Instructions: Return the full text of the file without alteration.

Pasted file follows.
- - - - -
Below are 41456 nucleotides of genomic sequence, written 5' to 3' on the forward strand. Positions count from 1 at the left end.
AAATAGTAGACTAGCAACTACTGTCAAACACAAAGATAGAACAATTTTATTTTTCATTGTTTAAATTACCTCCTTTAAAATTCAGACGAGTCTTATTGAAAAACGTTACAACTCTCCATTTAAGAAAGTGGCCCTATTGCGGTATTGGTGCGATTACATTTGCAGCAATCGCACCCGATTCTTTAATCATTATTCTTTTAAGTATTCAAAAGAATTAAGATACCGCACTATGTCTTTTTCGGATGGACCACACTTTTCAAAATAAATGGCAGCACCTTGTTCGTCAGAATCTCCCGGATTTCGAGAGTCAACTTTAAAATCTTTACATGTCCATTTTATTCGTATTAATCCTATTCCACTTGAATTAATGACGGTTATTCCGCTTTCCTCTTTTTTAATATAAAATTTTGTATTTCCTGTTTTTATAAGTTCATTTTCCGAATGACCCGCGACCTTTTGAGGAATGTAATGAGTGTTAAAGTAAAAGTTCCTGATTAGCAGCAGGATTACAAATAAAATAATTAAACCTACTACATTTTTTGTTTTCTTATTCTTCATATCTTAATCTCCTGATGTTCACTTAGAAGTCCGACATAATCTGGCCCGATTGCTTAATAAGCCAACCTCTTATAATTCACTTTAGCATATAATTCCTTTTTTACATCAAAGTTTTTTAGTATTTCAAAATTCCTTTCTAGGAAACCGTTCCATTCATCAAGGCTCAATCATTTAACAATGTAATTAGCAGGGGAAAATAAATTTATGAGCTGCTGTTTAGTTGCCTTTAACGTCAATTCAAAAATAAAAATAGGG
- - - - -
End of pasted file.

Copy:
Below are 41456 nucleotides of genomic sequence, written 5' to 3' on the forward strand. Positions count from 1 at the left end.
AAATAGTAGACTAGCAACTACTGTCAAACACAAAGATAGAACAATTTTATTTTTCATTGTTTAAATTACCTCCTTTAAAATTCAGACGAGTCTTATTGAAAAACGTTACAACTCTCCATTTAAGAAAGTGGCCCTATTGCGGTATTGGTGCGATTACATTTGCAGCAATCGCACCCGATTCTTTAATCATTATTCTTTTAAGTATTCAAAAGAATTAAGATACCGCACTATGTCTTTTTCGGATGGACCACACTTTTCAAAATAAATGGCAGCACCTTGTTCGTCAGAATCTCCCGGATTTCGAGAGTCAACTTTAAAATCTTTACATGTCCATTTTATTCGTATTAATCCTATTCCACTTGAATTAATGACGGTTATTCCGCTTTCCTCTTTTTTAATATAAAATTTTGTATTTCCTGTTTTTATAAGTTCATTTTCCGAATGACCCGCGACCTTTTGAGGAATGTAATGAGTGTTAAAGTAAAAGTTCCTGATTAGCAGCAGGATTACAAATAAAATAATTAAACCTACTACATTTTTTGTTTTCTTATTCTTCATATCTTAATCTCCTGATGTTCACTTAGAAGTCCGACATAATCTGGCCCGATTGCTTAATAAGCCAACCTCTTATAATTCACTTTAGCATATAATTCCTTTTTTACATCAAAGTTTTTTAGTATTTCAAAATTCCTTTCTAGGAAACCGTTCCATTCATCAAGGCTCAATCATTTAACAATGTAATTAGCAGGGGAAAATAAATTTATGAGCTGCTGTTTAGTTGCCTTTAACGTCAATTCAAAAATAAAAATAGGG